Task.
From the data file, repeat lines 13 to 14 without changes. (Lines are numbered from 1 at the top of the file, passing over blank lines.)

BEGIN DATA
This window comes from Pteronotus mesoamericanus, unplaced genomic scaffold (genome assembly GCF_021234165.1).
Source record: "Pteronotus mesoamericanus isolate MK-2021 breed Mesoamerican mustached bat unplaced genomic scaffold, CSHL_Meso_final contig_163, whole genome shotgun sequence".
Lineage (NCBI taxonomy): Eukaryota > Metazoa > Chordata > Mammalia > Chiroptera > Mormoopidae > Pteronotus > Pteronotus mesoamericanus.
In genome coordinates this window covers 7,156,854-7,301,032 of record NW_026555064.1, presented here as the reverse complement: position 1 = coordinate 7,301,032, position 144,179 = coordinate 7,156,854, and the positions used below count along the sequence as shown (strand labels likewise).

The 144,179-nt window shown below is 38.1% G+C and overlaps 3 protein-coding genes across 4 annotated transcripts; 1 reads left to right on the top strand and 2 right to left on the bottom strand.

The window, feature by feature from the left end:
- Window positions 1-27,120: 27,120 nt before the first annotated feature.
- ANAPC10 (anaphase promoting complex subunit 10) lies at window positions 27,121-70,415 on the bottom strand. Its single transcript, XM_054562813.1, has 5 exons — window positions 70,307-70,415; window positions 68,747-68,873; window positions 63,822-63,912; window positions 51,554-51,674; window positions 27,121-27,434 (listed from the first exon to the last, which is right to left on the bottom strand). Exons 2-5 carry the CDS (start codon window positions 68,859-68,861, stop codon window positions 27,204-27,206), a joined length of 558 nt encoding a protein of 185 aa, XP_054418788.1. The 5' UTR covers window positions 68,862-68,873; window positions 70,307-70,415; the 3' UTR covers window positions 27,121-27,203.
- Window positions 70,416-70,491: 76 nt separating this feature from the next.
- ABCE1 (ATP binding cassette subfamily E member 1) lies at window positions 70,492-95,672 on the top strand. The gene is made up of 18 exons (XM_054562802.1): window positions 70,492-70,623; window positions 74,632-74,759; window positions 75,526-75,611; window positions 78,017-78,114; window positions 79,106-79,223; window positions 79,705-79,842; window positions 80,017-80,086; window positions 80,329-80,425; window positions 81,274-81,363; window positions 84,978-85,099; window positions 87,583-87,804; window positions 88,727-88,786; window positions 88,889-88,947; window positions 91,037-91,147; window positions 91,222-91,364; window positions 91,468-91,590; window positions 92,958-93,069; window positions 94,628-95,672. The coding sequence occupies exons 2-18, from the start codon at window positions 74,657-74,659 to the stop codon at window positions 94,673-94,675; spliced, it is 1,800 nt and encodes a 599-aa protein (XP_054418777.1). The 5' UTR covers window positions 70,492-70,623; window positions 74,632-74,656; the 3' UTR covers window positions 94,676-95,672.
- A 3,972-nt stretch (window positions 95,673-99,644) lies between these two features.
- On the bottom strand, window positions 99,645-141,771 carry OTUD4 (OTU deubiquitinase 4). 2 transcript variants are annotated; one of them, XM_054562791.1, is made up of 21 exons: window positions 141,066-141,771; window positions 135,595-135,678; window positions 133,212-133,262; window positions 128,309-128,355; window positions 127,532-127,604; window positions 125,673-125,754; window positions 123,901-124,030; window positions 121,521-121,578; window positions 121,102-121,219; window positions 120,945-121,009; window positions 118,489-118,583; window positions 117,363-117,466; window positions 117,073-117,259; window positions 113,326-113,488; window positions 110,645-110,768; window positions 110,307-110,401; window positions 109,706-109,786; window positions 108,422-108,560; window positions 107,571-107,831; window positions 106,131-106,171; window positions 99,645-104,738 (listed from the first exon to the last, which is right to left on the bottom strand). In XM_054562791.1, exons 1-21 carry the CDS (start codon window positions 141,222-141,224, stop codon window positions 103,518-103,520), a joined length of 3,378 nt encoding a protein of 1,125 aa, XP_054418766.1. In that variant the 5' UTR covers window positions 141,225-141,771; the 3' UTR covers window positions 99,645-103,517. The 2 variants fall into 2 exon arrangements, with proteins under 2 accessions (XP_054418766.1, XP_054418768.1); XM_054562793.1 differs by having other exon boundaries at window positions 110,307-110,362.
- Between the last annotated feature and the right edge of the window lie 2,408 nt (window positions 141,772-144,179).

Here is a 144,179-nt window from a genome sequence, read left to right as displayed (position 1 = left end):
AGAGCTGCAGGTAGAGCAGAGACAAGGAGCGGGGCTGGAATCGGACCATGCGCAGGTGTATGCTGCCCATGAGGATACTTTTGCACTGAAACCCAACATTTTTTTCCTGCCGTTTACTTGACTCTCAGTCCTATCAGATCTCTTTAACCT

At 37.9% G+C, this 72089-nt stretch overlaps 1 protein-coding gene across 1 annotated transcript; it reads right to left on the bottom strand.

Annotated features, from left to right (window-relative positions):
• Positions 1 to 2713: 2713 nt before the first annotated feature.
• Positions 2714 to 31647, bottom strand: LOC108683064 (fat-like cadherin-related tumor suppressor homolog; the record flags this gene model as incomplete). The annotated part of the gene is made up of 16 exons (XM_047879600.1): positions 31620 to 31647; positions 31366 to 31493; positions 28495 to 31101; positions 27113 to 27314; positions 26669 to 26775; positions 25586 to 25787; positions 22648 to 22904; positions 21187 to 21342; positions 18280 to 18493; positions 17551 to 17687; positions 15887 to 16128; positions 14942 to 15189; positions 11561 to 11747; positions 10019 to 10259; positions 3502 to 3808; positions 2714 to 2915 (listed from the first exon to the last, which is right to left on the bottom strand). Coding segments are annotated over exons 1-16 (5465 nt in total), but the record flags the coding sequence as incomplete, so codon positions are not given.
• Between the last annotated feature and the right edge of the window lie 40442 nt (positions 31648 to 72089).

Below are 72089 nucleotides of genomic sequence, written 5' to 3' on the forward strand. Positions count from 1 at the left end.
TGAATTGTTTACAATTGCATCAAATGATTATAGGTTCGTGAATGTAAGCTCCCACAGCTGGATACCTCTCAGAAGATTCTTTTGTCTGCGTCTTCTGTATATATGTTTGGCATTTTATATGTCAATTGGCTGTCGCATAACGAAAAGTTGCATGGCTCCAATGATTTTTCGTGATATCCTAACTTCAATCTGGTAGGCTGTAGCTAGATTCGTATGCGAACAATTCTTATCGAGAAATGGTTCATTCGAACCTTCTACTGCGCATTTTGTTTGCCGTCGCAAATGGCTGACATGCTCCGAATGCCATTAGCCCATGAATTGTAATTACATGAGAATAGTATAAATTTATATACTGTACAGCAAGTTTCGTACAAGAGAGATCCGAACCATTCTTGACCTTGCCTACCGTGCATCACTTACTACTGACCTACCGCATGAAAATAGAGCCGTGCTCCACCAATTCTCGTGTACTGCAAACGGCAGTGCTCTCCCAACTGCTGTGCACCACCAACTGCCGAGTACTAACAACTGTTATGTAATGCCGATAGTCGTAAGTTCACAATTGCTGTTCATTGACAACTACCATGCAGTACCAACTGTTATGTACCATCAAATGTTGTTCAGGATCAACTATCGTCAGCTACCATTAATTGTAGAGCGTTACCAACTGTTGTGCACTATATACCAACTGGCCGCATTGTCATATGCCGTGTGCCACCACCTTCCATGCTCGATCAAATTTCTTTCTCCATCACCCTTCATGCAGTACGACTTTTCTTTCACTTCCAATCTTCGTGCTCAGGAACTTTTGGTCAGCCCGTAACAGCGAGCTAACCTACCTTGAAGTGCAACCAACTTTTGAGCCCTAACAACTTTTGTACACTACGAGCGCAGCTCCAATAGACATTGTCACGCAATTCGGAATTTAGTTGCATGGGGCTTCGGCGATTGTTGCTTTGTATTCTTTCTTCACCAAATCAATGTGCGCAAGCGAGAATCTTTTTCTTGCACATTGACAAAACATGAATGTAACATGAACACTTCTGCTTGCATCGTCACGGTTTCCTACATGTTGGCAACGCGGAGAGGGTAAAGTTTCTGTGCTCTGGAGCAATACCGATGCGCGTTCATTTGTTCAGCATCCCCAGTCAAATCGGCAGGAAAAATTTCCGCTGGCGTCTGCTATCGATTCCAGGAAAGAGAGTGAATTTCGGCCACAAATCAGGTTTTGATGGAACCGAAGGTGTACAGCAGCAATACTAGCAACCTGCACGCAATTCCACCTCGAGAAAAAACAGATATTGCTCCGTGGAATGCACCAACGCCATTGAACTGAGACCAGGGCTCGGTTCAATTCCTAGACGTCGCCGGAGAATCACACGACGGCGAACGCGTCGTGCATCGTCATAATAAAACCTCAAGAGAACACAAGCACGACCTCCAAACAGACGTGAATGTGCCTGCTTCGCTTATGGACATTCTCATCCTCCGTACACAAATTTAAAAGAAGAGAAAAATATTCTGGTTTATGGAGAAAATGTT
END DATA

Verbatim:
- Between the last annotated feature and the right edge of the window lie 2,408 nt (window positions 141,772-144,179).

Here is a 144,179-nt window from a genome sequence, read left to right as displayed (position 1 = left end):